At around this time, the Tofflers began to work on another book, one much broader in scope than The Culture Consumers. “Culture shock” was an existing term applied to the effects of geographic displacement. Alvin conceived of “future shock” as the temporal equivalent of culture shock; he introduced the term in a 1965 article, “The Future as a Way of Life,” "Future as a Way of Life, The" (Toffler)[Future as a Way of Life] in Horizon magazine. His work on the new book included conversations with hundreds of experts in the natural and social sciences, government agencies, and people from a wide variety of social environments. The research was facilitated by his continued work as a journalist and consultant. Some of the most significant of Toffler’s engagements were with technology companies such as International Business Machines (IBM) and Xerox. His contact with some of the world’s leading scientists put Toffler in a unique position to assess coming changes in technology. Although she was not listed as a coauthor in their early publications, Heidi was credited by her husband in the acknowledgments section of Future Shock as contributing significantly to the work through their constant discussions, as well as editing all the book’s content.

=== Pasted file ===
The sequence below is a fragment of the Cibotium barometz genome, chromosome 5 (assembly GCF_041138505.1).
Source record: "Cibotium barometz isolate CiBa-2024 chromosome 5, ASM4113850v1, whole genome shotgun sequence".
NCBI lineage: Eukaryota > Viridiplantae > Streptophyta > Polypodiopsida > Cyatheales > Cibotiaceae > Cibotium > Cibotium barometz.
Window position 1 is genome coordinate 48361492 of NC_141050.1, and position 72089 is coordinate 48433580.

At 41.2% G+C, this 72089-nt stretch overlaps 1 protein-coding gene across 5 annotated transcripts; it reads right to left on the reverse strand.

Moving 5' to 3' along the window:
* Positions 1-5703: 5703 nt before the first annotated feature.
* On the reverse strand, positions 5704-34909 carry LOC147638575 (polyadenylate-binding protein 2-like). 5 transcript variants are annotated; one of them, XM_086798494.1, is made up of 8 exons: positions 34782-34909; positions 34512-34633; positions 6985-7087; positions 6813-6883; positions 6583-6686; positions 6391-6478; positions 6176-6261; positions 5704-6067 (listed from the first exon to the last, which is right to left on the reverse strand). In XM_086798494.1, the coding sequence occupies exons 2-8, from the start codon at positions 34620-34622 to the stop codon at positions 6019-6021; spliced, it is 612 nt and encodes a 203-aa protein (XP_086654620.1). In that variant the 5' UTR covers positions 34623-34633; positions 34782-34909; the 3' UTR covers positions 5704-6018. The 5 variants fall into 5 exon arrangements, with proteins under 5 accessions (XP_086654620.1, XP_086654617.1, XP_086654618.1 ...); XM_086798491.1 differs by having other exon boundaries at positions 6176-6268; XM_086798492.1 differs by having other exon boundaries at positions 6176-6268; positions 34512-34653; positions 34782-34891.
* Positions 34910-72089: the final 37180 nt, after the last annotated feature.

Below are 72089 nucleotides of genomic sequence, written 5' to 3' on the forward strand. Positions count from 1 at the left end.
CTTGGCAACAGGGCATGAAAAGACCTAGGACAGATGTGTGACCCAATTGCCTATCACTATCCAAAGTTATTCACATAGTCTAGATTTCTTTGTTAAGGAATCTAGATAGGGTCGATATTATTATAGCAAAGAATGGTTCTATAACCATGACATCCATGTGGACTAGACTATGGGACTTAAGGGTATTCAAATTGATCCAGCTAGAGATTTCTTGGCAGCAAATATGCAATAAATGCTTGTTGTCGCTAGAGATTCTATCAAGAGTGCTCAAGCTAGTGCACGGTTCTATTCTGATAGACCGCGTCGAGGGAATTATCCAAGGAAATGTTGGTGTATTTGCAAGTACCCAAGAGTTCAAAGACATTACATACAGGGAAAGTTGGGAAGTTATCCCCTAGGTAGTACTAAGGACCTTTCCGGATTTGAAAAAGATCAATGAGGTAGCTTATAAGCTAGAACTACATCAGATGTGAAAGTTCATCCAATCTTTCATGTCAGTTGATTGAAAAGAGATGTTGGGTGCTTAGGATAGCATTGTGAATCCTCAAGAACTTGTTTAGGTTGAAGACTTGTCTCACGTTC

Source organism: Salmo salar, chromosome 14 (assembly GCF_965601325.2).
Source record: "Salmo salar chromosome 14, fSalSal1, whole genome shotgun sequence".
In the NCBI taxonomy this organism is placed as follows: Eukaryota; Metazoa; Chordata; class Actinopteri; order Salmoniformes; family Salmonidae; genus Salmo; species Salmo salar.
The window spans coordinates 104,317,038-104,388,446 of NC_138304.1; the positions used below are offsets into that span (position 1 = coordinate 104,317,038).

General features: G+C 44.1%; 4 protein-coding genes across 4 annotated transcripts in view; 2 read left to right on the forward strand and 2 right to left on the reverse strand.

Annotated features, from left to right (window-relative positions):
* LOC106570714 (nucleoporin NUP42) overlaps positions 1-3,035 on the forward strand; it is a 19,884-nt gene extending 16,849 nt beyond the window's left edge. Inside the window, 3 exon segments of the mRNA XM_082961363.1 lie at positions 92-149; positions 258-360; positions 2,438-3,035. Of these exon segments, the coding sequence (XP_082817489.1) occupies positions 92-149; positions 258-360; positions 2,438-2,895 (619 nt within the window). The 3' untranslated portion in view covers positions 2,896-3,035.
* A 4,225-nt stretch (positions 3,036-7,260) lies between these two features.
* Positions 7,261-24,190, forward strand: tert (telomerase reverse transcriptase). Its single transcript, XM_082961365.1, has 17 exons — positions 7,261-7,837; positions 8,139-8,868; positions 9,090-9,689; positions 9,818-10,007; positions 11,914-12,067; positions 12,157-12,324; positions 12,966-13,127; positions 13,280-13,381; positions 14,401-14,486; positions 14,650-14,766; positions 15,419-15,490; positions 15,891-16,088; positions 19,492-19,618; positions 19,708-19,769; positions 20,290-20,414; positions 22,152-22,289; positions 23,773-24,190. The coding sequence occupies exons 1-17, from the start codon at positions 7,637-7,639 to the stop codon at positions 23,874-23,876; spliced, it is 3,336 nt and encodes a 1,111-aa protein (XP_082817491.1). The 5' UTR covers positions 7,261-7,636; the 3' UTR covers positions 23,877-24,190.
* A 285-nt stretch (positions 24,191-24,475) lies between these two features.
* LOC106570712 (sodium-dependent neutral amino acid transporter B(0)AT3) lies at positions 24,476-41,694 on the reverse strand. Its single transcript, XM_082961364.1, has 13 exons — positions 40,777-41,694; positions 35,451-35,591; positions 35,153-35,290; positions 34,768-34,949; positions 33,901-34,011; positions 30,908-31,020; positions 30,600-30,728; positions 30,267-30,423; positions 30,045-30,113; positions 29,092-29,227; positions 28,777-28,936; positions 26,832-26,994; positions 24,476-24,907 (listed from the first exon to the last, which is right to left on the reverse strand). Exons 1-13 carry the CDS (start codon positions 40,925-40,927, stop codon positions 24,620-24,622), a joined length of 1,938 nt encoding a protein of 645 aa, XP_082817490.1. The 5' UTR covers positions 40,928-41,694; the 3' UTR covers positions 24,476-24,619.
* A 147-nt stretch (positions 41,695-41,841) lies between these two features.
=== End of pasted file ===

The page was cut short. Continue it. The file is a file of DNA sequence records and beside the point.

Published in 1970, Future Shock became a best seller worldwide. Within its pages, Toffler discussed the impact of profound, accelerated change in many dimensions of human life, including technology, information, business, family life, and education. Increased levels of transience, disposability, information overload, and novelty, he argued, contributed to increased levels of personal and social stress. While previous futurist authors were often enthusiastic about the possibilities for technology, Toffler was one of the first of his generation to take into account the physical and psychological limits of humanity’s adaptability and the possibility that change could be traumatic. His work thus echoed the many writers of the nineteenth and early twentieth centuries—including Charles Baudelaire, Georg Simmel, and Walter Benjamin—who explicitly described modernity Modernity as inherently traumatic.

The Tofflers’ writing style reflected a careful balance between popular journalistic and academic writing. On the academic side, they included detailed references and a bibliography, backing up their points with solid data and documentation. On the popular side, their language was very straightforward and free of disciplinary jargon. They used examples that could touch people on a personal, emotional level. Rather than put forward an apocalyptic or utopian vision, the Tofflers adopted the calm but authoritative tone of a therapist, with an emphasis on diagnosis. By describing “future shock” as a social syndrome, they conveyed the sense that the phenomenon must first be understood before it could be cured.